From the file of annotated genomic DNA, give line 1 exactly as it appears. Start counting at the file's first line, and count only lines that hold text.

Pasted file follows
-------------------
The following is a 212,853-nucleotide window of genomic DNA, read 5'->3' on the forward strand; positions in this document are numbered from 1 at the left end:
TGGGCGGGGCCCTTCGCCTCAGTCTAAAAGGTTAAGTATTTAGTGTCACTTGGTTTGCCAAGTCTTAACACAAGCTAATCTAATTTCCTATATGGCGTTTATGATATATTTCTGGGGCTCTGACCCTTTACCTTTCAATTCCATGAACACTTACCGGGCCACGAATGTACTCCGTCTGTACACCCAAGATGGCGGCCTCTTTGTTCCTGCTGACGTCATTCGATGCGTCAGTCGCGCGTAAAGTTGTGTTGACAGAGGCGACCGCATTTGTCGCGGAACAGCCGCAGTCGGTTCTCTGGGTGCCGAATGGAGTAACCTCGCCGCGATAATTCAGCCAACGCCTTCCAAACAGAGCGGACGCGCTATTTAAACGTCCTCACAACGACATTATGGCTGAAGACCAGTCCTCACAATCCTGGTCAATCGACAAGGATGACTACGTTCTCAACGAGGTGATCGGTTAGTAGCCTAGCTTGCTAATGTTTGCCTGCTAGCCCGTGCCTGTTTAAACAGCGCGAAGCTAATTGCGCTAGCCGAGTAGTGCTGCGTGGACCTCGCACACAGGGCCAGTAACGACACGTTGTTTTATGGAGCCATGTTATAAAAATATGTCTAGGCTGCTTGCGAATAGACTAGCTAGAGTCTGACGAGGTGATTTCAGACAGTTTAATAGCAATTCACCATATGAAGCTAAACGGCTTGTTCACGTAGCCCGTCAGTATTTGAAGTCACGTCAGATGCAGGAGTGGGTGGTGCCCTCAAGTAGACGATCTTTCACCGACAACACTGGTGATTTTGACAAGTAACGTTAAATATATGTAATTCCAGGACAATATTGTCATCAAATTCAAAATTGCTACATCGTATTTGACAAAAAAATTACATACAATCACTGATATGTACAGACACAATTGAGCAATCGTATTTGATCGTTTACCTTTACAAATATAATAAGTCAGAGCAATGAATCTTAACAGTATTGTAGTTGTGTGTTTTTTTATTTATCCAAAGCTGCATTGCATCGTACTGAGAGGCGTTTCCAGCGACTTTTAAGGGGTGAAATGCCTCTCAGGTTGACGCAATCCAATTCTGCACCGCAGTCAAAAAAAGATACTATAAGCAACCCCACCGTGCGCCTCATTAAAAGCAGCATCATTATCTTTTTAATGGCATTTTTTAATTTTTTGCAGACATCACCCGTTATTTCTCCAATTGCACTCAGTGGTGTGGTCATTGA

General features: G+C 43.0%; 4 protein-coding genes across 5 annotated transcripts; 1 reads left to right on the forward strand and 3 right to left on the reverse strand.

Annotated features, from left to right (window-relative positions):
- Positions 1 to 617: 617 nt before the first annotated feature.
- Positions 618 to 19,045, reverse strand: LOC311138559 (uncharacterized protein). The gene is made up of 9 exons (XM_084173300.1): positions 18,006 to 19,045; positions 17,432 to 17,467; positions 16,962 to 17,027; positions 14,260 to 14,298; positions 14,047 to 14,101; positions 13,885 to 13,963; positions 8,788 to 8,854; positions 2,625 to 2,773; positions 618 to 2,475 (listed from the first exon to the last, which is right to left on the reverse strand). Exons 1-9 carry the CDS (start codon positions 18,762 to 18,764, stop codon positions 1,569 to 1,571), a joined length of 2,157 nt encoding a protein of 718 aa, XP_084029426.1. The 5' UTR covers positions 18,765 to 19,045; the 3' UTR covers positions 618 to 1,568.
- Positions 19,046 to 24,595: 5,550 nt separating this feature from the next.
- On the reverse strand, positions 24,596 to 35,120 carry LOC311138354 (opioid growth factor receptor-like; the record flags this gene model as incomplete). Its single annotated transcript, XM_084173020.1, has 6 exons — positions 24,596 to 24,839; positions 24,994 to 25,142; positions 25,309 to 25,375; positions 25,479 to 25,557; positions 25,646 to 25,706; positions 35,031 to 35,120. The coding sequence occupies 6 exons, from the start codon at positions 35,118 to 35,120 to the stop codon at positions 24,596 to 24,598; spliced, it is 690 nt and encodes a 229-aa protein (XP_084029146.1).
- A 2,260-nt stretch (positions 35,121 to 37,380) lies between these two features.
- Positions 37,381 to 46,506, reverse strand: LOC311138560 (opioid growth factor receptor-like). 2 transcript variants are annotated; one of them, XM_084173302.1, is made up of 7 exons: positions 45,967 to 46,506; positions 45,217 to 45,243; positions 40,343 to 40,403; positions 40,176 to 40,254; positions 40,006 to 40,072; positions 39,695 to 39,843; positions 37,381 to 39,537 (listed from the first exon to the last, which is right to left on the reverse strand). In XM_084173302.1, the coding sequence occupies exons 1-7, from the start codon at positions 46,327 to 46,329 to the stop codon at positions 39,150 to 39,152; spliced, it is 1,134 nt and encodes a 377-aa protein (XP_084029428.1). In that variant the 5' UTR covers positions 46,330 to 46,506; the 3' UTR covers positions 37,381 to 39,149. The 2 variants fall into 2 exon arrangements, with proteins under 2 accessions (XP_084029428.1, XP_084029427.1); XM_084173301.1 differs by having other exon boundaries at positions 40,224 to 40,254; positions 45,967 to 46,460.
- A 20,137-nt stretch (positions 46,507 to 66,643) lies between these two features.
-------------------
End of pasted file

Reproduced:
The following is a 212,853-nucleotide window of genomic DNA, read 5'->3' on the forward strand; positions in this document are numbered from 1 at the left end: